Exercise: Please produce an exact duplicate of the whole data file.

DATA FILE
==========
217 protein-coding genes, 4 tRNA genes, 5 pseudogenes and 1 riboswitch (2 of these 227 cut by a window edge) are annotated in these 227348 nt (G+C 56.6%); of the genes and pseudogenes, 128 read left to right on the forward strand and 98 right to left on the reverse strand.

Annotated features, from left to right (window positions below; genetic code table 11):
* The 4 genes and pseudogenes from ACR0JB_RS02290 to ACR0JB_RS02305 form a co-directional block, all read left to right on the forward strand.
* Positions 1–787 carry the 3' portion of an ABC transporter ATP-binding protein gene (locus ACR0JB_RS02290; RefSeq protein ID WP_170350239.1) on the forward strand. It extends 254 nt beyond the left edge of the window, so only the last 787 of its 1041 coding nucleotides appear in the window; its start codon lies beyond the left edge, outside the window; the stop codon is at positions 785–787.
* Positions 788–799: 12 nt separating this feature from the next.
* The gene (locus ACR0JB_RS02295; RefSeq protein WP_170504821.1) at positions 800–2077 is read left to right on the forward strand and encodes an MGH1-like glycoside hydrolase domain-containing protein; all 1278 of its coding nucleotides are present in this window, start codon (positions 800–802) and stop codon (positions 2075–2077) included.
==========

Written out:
217 protein-coding genes, 4 tRNA genes, 5 pseudogenes and 1 riboswitch (2 of these 227 cut by a window edge) are annotated in these 227348 nt (G+C 56.6%); of the genes and pseudogenes, 128 read left to right on the forward strand and 98 right to left on the reverse strand.

Annotated features, from left to right (window positions below; genetic code table 11):
* The 4 genes and pseudogenes from ACR0JB_RS02290 to ACR0JB_RS02305 form a co-directional block, all read left to right on the forward strand.
* Positions 1–787 carry the 3' portion of an ABC transporter ATP-binding protein gene (locus ACR0JB_RS02290; RefSeq protein ID WP_170350239.1) on the forward strand. It extends 254 nt beyond the left edge of the window, so only the last 787 of its 1041 coding nucleotides appear in the window; its start codon lies beyond the left edge, outside the window; the stop codon is at positions 785–787.
* Positions 788–799: 12 nt separating this feature from the next.
* The gene (locus ACR0JB_RS02295; RefSeq protein WP_170504821.1) at positions 800–2077 is read left to right on the forward strand and encodes an MGH1-like glycoside hydrolase domain-containing protein; all 1278 of its coding nucleotides are present in this window, start codon (positions 800–802) and stop codon (positions 2075–2077) included.